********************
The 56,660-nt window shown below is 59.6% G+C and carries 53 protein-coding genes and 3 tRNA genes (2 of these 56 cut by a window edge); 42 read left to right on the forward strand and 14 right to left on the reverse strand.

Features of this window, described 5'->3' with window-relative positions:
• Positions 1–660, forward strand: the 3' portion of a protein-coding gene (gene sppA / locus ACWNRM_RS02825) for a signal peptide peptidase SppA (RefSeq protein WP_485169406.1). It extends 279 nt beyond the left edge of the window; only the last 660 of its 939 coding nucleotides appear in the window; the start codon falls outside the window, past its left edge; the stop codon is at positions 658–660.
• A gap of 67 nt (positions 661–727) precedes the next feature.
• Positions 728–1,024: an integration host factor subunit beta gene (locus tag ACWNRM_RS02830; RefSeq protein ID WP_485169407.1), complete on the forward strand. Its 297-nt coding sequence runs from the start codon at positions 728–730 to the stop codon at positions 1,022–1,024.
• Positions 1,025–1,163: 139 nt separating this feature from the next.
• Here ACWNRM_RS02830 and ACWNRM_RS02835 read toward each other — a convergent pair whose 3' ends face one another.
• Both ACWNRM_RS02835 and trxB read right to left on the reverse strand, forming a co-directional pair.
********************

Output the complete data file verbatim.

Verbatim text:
The 56,660-nt window shown below is 59.6% G+C and carries 53 protein-coding genes and 3 tRNA genes (2 of these 56 cut by a window edge); 42 read left to right on the forward strand and 14 right to left on the reverse strand.

Features of this window, described 5'->3' with window-relative positions:
• Positions 1–660, forward strand: the 3' portion of a protein-coding gene (gene sppA / locus ACWNRM_RS02825) for a signal peptide peptidase SppA (RefSeq protein WP_485169406.1). It extends 279 nt beyond the left edge of the window; only the last 660 of its 939 coding nucleotides appear in the window; the start codon falls outside the window, past its left edge; the stop codon is at positions 658–660.
• A gap of 67 nt (positions 661–727) precedes the next feature.
• Positions 728–1,024: an integration host factor subunit beta gene (locus tag ACWNRM_RS02830; RefSeq protein ID WP_485169407.1), complete on the forward strand. Its 297-nt coding sequence runs from the start codon at positions 728–730 to the stop codon at positions 1,022–1,024.
• Positions 1,025–1,163: 139 nt separating this feature from the next.
• Here ACWNRM_RS02830 and ACWNRM_RS02835 read toward each other — a convergent pair whose 3' ends face one another.
• Both ACWNRM_RS02835 and trxB read right to left on the reverse strand, forming a co-directional pair.